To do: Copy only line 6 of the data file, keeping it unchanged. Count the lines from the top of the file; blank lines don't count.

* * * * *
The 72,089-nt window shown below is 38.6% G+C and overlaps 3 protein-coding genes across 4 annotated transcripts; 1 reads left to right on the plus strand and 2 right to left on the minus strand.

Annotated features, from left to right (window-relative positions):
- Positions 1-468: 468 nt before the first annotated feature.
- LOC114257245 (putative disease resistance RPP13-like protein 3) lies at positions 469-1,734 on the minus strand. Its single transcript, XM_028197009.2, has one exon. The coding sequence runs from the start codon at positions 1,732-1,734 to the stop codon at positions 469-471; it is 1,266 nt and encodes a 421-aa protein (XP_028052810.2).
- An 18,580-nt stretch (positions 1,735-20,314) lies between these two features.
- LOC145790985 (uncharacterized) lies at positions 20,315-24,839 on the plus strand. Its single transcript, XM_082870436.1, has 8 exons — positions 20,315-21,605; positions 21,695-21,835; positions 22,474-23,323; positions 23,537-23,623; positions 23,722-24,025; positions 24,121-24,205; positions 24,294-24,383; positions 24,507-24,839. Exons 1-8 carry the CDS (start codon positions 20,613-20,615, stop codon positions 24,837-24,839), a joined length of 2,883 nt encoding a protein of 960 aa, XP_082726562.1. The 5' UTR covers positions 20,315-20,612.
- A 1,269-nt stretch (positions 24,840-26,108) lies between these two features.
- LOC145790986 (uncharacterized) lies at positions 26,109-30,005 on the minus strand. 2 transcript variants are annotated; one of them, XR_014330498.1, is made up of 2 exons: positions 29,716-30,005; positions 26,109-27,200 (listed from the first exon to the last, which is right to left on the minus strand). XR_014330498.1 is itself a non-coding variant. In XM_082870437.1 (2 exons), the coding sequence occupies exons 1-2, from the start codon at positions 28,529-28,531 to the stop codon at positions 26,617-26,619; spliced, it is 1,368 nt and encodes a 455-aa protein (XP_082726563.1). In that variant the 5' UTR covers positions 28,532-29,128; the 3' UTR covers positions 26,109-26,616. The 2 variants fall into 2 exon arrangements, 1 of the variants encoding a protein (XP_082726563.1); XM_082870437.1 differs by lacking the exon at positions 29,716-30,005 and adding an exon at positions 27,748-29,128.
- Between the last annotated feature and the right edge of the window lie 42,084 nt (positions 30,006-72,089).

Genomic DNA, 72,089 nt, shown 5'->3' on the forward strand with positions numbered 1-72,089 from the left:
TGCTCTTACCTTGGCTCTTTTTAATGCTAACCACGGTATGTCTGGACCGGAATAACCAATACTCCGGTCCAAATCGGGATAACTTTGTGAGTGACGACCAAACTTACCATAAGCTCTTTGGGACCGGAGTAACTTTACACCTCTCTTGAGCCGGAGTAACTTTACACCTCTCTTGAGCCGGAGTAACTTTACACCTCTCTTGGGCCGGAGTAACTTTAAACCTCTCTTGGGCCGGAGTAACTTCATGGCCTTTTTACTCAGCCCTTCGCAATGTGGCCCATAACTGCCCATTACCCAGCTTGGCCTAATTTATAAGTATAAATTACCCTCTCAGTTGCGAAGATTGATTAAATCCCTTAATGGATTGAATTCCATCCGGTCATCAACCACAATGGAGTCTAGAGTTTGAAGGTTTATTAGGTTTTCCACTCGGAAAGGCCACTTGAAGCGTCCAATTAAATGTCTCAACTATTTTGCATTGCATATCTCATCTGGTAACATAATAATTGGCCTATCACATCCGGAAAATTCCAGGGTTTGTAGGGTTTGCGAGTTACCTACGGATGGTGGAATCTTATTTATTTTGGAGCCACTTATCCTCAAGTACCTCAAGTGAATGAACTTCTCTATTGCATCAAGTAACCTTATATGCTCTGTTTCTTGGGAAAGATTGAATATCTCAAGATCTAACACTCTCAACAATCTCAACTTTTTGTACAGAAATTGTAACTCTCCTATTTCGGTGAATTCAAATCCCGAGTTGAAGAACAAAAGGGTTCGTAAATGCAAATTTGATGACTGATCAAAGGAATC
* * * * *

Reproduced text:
- LOC145790985 (uncharacterized) lies at positions 20,315-24,839 on the plus strand. Its single transcript, XM_082870436.1, has 8 exons — positions 20,315-21,605; positions 21,695-21,835; positions 22,474-23,323; positions 23,537-23,623; positions 23,722-24,025; positions 24,121-24,205; positions 24,294-24,383; positions 24,507-24,839. Exons 1-8 carry the CDS (start codon positions 20,613-20,615, stop codon positions 24,837-24,839), a joined length of 2,883 nt encoding a protein of 960 aa, XP_082726562.1. The 5' UTR covers positions 20,315-20,612.